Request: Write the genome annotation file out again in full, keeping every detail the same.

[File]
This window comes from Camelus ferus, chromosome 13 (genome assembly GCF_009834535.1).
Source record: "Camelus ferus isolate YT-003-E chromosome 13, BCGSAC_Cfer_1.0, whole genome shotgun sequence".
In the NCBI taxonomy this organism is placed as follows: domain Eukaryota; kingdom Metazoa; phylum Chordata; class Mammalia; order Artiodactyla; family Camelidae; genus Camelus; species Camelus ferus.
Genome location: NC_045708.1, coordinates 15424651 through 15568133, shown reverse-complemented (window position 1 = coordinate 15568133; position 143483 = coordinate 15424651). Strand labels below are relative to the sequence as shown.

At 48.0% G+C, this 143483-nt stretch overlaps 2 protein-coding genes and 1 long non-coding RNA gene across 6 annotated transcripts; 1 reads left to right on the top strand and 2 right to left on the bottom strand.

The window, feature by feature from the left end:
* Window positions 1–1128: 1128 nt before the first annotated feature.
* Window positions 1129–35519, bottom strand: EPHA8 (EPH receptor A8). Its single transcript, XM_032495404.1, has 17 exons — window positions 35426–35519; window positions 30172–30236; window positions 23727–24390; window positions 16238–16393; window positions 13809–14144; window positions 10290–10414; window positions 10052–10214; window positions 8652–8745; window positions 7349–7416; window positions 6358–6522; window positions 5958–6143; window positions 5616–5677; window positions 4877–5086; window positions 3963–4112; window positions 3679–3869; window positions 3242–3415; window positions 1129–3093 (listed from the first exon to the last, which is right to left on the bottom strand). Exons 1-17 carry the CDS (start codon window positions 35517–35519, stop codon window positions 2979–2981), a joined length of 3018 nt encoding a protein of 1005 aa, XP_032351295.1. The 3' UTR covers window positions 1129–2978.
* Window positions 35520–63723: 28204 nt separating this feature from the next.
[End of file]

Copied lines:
This window comes from Camelus ferus, chromosome 13 (genome assembly GCF_009834535.1).
Source record: "Camelus ferus isolate YT-003-E chromosome 13, BCGSAC_Cfer_1.0, whole genome shotgun sequence".
In the NCBI taxonomy this organism is placed as follows: domain Eukaryota; kingdom Metazoa; phylum Chordata; class Mammalia; order Artiodactyla; family Camelidae; genus Camelus; species Camelus ferus.
Genome location: NC_045708.1, coordinates 15424651 through 15568133, shown reverse-complemented (window position 1 = coordinate 15568133; position 143483 = coordinate 15424651). Strand labels below are relative to the sequence as shown.

At 48.0% G+C, this 143483-nt stretch overlaps 2 protein-coding genes and 1 long non-coding RNA gene across 6 annotated transcripts; 1 reads left to right on the top strand and 2 right to left on the bottom strand.

The window, feature by feature from the left end:
* Window positions 1–1128: 1128 nt before the first annotated feature.
* Window positions 1129–35519, bottom strand: EPHA8 (EPH receptor A8). Its single transcript, XM_032495404.1, has 17 exons — window positions 35426–35519; window positions 30172–30236; window positions 23727–24390; window positions 16238–16393; window positions 13809–14144; window positions 10290–10414; window positions 10052–10214; window positions 8652–8745; window positions 7349–7416; window positions 6358–6522; window positions 5958–6143; window positions 5616–5677; window positions 4877–5086; window positions 3963–4112; window positions 3679–3869; window positions 3242–3415; window positions 1129–3093 (listed from the first exon to the last, which is right to left on the bottom strand). Exons 1-17 carry the CDS (start codon window positions 35517–35519, stop codon window positions 2979–2981), a joined length of 3018 nt encoding a protein of 1005 aa, XP_032351295.1. The 3' UTR covers window positions 1129–2978.
* Window positions 35520–63723: 28204 nt separating this feature from the next.